Central Catheter–Associated Bloodstream Infection Reduction With Ethanol Lock Prophylaxis in Pediatric Intestinal Failure: Broadening Quality Improvement Initiatives From Hospital to Home

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Children with intestinal failure are at high risk for developing central catheter–associated bloodstream infections (CCABSIs) owing to children’s chronic dependence on central venous catheters for parenteral nutrition.


To evaluate the effectiveness and safety of the addition of ethanol lock prophylaxis to a best-practice CCABSI prevention bundle on hospital and ambulatory CCABSI rates in children with intestinal failure.

Design, Setting, and Participants

Quality improvement and statistical process control analysis that took place at a tertiary care pediatric hospital and patient homes. Participants included children who were 18 years or younger with intestinal failure requiring a central venous catheter.


Central catheter–associated bloodstream infection prevention bundle that included daily ethanol lock prophylaxis.

Main Outcomes and Measures

Central catheter–associated bloodstream infection rates and safety outcomes (central catheter insertions, repairs, and hospitalizations) before (January 1, 2011-January 31, 2012) and after (February 1, 2012-December 31, 2013) ethanol lock prophylaxis bundle implementation.


Twenty-four children with intestinal failure received the ethanol lock prophylaxis CCABSI prevention bundle for a median of 266 days (range, 12-635 days). Rates of CCABSI decreased from 6.99 CCABSIs per 1000 catheter days at baseline to 0.42 CCABSI per 1000 catheter days after ethanol lock prophylaxis bundle implementation, despite an increase in the total number of catheter days. A subset of 14 children who received prolonged ethanol lock prophylaxis (≥3 months) had fewer median (range) central catheter insertions 0 (0-2) vs 3 (0-6); P = .001. The pre-ELP intervention CCABSI rates in this subset was 7.01 per 1000 catheter days vs 0.64 per 1000 catheter days for post-ELP intervention (P = .004). There were no significant differences in the total number of hospital admissions; however, there were fewer hospitalizations for fever and CCABSI (P = .003).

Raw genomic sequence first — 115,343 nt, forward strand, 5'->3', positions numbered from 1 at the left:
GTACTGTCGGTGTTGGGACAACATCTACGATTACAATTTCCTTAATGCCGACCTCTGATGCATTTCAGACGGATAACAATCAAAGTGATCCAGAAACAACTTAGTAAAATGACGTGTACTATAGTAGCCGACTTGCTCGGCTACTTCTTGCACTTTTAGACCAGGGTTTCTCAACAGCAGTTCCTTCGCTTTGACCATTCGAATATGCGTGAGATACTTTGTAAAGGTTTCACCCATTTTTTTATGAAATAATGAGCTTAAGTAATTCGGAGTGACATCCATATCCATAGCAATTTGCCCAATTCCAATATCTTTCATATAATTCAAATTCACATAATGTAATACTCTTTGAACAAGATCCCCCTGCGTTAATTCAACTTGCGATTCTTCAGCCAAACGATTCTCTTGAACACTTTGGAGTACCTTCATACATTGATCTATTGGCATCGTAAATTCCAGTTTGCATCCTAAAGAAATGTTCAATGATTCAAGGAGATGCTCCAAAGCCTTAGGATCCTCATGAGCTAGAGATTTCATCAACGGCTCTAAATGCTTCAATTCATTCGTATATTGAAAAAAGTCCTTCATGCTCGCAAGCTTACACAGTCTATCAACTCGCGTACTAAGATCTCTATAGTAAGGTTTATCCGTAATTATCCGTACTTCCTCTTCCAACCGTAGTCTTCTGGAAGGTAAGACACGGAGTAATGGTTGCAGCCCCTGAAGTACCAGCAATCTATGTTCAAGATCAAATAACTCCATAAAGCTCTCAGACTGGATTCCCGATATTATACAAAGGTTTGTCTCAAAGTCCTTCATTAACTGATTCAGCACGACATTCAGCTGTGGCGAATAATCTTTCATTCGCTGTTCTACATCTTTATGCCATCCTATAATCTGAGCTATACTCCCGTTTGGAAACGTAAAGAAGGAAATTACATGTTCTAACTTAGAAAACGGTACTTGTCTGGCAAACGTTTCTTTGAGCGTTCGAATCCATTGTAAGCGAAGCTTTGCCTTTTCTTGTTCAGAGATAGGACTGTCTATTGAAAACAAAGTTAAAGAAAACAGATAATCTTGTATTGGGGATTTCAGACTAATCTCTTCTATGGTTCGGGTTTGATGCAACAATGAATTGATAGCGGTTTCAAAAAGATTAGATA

Conclusions and Relevance

A best-practice CCABSI prevention bundle that included ethanol lock prophylaxis in both the hospital and home was successfully implemented, well tolerated, and demonstrated a significant and sustained reduction in preventable harm in the form of CCABSIs in children with intestinal failure.

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